ROTH I'm a retired investor, living on a pension... I came home to vote in the Presidential election, because they wouldn't give me an absentee ballot...

The newsmen and photographers all laugh, as the FBI men move him away.

CLOSE VIEW

One of the newspapermen laughing we recognize to be Rocco Lampone.

He moves closer to Roth, and shoves his revolver right against his head, and in a second, on camera, assassinates Roth. People scream, as Rocco attempts to run down the airport corridor, limping as he does.

FBI men easily pick him off.

FADE OUT.

EXT. THE DRIVEWAY BY MICHAEL'S HOUSE - DAY

A taxi cab waits by the house; its driver sleeping with a newspaper over his face.

INT. MICHAEL'S HOUSE - DAY

The cleaning woman, Esther, who had been with Kay for years, sits by the dining room table, weeping profusely. Behind her, in the recreation room, we can see the tableau of Kay sitting on the couch, her little daughter Mary, between her knees, talking quietly about things we cannot hear. Her son Anthony sits by himself, in another chair by the side of the room.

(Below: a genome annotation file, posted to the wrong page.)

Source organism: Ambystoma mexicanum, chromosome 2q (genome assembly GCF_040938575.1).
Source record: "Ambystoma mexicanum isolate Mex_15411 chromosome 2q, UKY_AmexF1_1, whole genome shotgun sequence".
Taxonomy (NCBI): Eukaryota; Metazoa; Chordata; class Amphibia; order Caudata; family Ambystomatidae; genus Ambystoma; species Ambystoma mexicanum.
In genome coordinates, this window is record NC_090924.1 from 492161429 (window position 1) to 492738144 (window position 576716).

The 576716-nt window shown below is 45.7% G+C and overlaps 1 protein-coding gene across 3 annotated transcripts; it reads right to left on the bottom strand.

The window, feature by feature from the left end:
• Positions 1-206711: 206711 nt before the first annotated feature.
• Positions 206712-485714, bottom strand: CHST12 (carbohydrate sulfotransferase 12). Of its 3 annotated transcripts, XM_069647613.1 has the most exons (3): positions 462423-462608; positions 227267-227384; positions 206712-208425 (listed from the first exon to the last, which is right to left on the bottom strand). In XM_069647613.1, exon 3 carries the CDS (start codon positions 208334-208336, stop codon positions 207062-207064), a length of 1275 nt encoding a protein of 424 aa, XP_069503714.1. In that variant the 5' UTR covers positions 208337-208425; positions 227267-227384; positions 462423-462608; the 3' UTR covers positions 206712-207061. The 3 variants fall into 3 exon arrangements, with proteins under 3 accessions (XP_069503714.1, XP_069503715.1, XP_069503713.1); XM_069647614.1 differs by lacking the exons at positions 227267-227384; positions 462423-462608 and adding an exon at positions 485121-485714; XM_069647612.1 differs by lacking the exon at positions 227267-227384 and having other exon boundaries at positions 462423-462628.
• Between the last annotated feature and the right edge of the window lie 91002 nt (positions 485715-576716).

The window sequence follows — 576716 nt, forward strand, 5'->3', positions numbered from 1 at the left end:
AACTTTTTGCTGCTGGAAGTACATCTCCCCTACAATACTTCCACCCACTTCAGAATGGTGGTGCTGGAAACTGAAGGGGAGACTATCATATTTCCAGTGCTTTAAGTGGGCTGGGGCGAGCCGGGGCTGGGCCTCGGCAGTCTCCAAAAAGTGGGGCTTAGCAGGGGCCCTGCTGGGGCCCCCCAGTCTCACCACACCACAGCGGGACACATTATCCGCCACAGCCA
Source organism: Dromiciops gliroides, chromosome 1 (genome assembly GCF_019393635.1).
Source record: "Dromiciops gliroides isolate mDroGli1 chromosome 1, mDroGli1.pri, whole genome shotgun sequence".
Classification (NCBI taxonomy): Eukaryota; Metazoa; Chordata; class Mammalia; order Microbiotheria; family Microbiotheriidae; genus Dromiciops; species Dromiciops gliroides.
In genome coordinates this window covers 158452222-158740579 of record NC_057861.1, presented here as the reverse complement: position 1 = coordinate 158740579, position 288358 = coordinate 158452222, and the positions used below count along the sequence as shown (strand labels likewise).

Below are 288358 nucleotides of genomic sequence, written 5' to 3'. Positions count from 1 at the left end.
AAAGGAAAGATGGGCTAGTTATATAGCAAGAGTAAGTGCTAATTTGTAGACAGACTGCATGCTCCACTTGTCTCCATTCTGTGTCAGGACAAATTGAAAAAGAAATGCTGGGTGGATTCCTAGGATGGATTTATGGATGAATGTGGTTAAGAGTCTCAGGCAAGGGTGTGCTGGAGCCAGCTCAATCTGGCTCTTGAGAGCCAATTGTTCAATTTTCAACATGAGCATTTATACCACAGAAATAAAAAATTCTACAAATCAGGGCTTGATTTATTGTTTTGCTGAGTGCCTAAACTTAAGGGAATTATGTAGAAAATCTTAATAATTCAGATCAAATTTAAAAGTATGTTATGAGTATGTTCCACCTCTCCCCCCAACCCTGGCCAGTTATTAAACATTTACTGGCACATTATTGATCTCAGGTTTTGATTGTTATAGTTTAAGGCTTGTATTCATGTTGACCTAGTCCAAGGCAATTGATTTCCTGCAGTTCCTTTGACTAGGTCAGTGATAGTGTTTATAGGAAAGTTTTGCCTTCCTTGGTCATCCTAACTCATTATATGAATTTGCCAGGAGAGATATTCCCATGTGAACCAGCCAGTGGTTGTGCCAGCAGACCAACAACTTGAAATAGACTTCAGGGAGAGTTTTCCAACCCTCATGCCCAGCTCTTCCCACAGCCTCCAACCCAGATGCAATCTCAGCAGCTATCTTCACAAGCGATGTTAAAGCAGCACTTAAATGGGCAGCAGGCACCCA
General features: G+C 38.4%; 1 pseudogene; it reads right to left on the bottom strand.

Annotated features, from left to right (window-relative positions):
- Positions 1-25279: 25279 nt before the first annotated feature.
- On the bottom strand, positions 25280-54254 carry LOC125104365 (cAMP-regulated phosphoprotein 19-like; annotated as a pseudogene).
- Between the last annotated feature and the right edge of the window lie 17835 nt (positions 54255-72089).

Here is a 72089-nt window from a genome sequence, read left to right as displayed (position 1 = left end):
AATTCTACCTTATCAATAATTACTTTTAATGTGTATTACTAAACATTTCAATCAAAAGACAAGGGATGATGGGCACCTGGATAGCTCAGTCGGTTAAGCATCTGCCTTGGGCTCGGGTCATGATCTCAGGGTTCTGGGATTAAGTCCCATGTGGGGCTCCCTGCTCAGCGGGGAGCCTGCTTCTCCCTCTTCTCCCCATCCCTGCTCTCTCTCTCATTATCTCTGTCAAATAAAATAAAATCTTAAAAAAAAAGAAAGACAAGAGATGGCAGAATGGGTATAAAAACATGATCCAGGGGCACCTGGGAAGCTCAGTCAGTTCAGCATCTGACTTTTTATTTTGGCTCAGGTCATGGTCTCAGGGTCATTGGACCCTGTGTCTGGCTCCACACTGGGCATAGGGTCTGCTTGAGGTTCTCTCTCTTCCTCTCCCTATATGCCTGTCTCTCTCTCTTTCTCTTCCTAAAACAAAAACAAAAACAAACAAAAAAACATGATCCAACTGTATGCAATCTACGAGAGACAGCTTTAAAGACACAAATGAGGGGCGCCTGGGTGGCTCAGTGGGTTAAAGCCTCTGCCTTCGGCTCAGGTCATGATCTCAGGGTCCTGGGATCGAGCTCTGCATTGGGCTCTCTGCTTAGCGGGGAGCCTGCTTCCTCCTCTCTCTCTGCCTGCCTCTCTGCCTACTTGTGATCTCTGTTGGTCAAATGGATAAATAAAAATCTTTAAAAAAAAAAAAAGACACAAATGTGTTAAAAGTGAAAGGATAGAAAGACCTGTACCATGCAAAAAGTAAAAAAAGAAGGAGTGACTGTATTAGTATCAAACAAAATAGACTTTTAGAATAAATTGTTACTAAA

MED. VIEW

Connie comes into the house quickly, and moves toward them.

CONNIE Kay, you have to go.

This prompts Esther to weep all the more. Kay hugs her daughter, and kisses her many times.

CONNIE You have to hurry; he's coming.

Kay puts her coat on; then stands, and reaches out for her son.

KAY Anthony, kiss Mama goodbye.

He doesn't move.

CONNIE (angrily) Anthony, you kiss your Mother goodbye!

He rises, and walks to her. Hugs her lifelessly.

MED. CLOSE VIEW

on Kay, kissing her boy.

KAY Anthony, say goodbye; your Mama loves you.

ANTHONY Goodbye.

She restrains any tears; she has become too strong for tears. Kay starts to go; picks up Mary, kisses her, and starts to go.